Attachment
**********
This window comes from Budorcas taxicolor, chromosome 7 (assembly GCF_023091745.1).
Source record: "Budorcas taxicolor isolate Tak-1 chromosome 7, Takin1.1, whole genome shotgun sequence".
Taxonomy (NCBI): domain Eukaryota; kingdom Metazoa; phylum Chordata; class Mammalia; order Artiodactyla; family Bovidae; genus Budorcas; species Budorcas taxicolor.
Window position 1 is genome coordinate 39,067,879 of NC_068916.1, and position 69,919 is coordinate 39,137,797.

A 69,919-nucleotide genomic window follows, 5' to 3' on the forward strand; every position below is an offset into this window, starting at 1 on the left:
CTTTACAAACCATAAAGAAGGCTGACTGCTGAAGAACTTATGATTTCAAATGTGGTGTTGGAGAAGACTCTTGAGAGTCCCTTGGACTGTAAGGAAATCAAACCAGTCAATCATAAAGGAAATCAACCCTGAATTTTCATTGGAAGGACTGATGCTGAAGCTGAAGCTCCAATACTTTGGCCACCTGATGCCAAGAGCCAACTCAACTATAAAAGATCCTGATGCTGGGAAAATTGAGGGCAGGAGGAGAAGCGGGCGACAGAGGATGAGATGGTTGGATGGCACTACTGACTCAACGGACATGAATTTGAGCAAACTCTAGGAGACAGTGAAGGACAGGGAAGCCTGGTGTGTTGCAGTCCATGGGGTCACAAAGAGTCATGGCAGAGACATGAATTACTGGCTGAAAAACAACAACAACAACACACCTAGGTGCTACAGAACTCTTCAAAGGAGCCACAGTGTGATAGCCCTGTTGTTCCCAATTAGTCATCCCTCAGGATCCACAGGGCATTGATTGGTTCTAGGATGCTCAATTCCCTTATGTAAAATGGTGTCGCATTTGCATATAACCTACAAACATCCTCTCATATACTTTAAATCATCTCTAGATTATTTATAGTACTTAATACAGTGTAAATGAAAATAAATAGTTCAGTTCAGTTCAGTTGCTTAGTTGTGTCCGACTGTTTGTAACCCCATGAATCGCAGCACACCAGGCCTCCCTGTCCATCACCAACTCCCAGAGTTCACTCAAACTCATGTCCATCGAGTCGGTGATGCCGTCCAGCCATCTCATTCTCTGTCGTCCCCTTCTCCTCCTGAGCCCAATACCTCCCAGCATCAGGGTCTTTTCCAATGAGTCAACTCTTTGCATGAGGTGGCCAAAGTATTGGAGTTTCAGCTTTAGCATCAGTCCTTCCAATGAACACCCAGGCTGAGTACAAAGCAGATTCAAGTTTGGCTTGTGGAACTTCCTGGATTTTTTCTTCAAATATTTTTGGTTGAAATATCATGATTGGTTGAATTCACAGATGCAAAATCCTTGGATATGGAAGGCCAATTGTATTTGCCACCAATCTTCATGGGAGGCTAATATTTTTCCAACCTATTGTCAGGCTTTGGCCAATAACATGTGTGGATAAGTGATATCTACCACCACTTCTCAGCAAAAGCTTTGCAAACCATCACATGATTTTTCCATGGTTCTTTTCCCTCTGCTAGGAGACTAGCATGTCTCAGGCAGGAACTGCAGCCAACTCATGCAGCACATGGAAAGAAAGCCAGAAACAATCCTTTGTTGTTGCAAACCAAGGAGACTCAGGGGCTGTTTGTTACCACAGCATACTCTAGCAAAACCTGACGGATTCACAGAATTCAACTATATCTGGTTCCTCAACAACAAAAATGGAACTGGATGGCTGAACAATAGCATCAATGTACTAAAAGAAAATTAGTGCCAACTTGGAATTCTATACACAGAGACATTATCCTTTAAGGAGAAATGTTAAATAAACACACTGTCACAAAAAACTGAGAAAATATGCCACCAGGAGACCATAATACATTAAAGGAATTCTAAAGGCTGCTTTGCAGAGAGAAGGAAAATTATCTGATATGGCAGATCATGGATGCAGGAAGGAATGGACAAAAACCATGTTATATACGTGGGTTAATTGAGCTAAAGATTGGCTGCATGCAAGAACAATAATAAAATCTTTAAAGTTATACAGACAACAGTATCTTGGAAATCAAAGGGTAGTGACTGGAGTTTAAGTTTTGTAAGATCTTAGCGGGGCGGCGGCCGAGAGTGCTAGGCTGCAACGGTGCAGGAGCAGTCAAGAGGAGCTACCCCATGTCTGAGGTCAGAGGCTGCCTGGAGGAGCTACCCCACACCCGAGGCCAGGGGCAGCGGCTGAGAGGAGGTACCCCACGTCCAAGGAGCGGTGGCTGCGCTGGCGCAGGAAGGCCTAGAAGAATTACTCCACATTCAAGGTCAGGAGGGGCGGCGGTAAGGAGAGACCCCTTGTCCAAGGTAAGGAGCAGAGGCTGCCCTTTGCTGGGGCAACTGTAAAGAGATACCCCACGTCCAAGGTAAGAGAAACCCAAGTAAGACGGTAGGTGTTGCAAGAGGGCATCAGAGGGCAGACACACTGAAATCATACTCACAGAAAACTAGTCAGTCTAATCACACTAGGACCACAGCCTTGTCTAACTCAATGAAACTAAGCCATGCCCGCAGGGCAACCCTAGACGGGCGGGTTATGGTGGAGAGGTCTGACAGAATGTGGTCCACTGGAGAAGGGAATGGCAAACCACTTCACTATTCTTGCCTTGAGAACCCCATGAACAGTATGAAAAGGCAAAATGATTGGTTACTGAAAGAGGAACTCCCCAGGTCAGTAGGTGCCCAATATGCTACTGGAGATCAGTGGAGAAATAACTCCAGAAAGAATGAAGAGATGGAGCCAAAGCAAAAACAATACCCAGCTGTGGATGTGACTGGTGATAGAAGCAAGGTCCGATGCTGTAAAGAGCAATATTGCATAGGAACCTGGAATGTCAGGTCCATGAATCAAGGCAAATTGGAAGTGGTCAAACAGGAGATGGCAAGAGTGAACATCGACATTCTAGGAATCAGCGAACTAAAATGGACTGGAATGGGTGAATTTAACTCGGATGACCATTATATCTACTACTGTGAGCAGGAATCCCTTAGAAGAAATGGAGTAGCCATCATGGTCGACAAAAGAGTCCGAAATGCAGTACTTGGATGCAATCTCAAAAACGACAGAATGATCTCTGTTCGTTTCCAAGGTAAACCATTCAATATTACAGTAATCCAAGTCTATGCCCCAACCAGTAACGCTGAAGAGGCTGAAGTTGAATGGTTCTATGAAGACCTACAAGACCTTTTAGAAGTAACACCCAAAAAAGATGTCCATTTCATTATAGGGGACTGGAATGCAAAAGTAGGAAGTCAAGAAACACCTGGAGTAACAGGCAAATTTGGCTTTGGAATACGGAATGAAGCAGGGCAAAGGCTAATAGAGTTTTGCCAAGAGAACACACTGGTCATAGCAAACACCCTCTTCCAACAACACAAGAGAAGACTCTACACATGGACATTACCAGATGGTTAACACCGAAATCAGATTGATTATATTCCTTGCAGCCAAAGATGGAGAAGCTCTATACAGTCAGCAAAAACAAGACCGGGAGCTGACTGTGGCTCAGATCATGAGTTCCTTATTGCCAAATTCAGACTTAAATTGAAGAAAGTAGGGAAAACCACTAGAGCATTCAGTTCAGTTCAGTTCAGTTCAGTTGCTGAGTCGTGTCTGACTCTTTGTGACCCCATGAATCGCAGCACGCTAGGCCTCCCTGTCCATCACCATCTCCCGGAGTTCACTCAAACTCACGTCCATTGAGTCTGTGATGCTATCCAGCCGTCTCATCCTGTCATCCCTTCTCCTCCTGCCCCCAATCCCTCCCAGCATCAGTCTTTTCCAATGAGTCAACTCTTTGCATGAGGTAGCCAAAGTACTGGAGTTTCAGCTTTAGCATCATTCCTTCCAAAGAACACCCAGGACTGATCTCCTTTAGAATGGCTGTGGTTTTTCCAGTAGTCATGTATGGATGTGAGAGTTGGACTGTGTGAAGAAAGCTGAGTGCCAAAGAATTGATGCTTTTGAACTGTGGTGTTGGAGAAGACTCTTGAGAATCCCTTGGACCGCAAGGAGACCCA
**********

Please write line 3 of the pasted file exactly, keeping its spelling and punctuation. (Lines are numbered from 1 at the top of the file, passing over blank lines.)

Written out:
Taxonomy (NCBI): domain Eukaryota; kingdom Metazoa; phylum Chordata; class Mammalia; order Artiodactyla; family Bovidae; genus Budorcas; species Budorcas taxicolor.